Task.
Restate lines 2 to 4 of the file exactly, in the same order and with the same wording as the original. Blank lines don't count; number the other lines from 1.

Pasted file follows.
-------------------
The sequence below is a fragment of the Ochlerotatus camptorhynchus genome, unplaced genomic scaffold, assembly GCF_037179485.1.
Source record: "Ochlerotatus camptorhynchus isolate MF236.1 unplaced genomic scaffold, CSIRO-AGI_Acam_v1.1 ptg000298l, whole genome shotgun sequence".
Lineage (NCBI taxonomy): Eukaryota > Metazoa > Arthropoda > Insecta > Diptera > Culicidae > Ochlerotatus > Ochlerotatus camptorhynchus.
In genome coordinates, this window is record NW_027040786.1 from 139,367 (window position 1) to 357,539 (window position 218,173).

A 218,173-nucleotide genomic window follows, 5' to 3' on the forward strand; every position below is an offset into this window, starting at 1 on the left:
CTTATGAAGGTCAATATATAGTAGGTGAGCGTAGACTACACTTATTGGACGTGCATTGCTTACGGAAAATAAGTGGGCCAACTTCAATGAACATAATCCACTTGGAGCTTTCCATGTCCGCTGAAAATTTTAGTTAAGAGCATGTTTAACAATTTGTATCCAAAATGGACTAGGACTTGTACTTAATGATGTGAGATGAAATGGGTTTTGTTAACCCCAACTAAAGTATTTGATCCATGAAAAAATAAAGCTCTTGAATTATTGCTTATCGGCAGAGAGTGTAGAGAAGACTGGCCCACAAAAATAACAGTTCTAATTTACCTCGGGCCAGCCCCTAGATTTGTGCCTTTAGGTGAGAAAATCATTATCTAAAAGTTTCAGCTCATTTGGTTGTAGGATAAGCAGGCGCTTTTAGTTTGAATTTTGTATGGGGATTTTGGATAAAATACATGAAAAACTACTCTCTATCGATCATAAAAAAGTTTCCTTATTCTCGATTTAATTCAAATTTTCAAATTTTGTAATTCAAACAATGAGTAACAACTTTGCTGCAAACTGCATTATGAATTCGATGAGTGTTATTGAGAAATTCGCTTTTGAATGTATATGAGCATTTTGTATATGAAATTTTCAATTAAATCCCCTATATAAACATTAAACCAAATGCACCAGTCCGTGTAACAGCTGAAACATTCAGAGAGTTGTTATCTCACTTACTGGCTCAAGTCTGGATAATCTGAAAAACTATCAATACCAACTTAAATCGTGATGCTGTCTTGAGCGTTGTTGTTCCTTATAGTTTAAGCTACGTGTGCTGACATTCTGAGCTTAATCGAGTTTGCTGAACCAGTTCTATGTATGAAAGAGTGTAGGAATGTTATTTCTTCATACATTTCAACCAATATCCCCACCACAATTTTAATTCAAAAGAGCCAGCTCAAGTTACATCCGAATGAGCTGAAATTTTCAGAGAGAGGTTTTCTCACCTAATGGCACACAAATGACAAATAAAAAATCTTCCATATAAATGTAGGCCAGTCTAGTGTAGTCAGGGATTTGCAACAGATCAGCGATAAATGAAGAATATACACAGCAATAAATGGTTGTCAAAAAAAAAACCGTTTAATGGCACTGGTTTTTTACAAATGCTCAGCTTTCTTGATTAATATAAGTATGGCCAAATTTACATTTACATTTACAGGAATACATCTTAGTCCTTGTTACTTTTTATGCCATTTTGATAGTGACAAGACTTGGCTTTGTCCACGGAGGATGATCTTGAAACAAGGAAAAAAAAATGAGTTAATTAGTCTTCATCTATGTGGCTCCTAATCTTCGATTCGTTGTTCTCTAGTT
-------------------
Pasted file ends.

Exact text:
Source record: "Ochlerotatus camptorhynchus isolate MF236.1 unplaced genomic scaffold, CSIRO-AGI_Acam_v1.1 ptg000298l, whole genome shotgun sequence".
Lineage (NCBI taxonomy): Eukaryota > Metazoa > Arthropoda > Insecta > Diptera > Culicidae > Ochlerotatus > Ochlerotatus camptorhynchus.
In genome coordinates, this window is record NW_027040786.1 from 139,367 (window position 1) to 357,539 (window position 218,173).